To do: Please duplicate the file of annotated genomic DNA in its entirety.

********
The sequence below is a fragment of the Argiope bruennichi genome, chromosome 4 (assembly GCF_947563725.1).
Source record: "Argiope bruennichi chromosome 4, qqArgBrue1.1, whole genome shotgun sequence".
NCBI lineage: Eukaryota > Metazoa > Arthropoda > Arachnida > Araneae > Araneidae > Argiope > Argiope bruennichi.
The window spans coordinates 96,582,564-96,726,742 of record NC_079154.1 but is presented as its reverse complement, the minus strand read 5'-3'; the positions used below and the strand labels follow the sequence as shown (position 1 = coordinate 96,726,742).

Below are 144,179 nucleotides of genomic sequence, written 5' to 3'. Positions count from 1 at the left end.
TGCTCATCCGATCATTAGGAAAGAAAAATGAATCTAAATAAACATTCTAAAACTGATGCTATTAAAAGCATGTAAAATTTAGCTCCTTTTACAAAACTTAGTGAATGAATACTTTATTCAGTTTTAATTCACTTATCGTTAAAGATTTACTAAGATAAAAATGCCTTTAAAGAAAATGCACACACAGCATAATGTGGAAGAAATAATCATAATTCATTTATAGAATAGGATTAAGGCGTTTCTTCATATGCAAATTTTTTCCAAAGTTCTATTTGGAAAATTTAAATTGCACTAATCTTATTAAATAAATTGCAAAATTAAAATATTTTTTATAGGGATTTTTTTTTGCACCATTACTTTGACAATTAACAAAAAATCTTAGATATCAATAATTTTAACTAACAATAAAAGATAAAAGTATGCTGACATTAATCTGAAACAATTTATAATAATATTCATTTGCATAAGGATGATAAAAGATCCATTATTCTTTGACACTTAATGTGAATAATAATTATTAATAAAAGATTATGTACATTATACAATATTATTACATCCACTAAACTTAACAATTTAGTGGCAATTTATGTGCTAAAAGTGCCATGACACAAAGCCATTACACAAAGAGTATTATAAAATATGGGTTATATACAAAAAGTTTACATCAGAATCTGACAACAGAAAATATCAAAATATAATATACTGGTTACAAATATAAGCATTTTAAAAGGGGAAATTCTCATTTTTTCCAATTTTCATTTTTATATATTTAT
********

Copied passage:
The sequence below is a fragment of the Argiope bruennichi genome, chromosome 4 (assembly GCF_947563725.1).
Source record: "Argiope bruennichi chromosome 4, qqArgBrue1.1, whole genome shotgun sequence".
NCBI lineage: Eukaryota > Metazoa > Arthropoda > Arachnida > Araneae > Araneidae > Argiope > Argiope bruennichi.
The window spans coordinates 96,582,564-96,726,742 of record NC_079154.1 but is presented as its reverse complement, the minus strand read 5'-3'; the positions used below and the strand labels follow the sequence as shown (position 1 = coordinate 96,726,742).

Below are 144,179 nucleotides of genomic sequence, written 5' to 3'. Positions count from 1 at the left end.
TGCTCATCCGATCATTAGGAAAGAAAAATGAATCTAAATAAACATTCTAAAACTGATGCTATTAAAAGCATGTAAAATTTAGCTCCTTTTACAAAACTTAGTGAATGAATACTTTATTCAGTTTTAATTCACTTATCGTTAAAGATTTACTAAGATAAAAATGCCTTTAAAGAAAATGCACACACAGCATAATGTGGAAGAAATAATCATAATTCATTTATAGAATAGGATTAAGGCGTTTCTTCATATGCAAATTTTTTCCAAAGTTCTATTTGGAAAATTTAAATTGCACTAATCTTATTAAATAAATTGCAAAATTAAAATATTTTTTATAGGGATTTTTTTTTGCACCATTACTTTGACAATTAACAAAAAATCTTAGATATCAATAATTTTAACTAACAATAAAAGATAAAAGTATGCTGACATTAATCTGAAACAATTTATAATAATATTCATTTGCATAAGGATGATAAAAGATCCATTATTCTTTGACACTTAATGTGAATAATAATTATTAATAAAAGATTATGTACATTATACAATATTATTACATCCACTAAACTTAACAATTTAGTGGCAATTTATGTGCTAAAAGTGCCATGACACAAAGCCATTACACAAAGAGTATTATAAAATATGGGTTATATACAAAAAGTTTACATCAGAATCTGACAACAGAAAATATCAAAATATAATATACTGGTTACAAATATAAGCATTTTAAAAGGGGAAATTCTCATTTTTTCCAATTTTCATTTTTATATATTTAT